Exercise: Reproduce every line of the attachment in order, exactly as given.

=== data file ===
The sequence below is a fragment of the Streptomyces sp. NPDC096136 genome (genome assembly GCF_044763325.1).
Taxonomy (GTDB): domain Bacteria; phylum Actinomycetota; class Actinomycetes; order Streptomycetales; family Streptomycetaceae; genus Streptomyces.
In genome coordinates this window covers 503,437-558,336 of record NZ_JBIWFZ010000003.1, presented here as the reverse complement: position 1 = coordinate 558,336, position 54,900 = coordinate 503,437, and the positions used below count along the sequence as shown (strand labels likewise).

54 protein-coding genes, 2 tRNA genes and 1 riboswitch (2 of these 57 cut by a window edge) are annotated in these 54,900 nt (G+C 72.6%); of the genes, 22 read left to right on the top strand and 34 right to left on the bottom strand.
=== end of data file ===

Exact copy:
The sequence below is a fragment of the Streptomyces sp. NPDC096136 genome (genome assembly GCF_044763325.1).
Taxonomy (GTDB): domain Bacteria; phylum Actinomycetota; class Actinomycetes; order Streptomycetales; family Streptomycetaceae; genus Streptomyces.
In genome coordinates this window covers 503,437-558,336 of record NZ_JBIWFZ010000003.1, presented here as the reverse complement: position 1 = coordinate 558,336, position 54,900 = coordinate 503,437, and the positions used below count along the sequence as shown (strand labels likewise).

54 protein-coding genes, 2 tRNA genes and 1 riboswitch (2 of these 57 cut by a window edge) are annotated in these 54,900 nt (G+C 72.6%); of the genes, 22 read left to right on the top strand and 34 right to left on the bottom strand.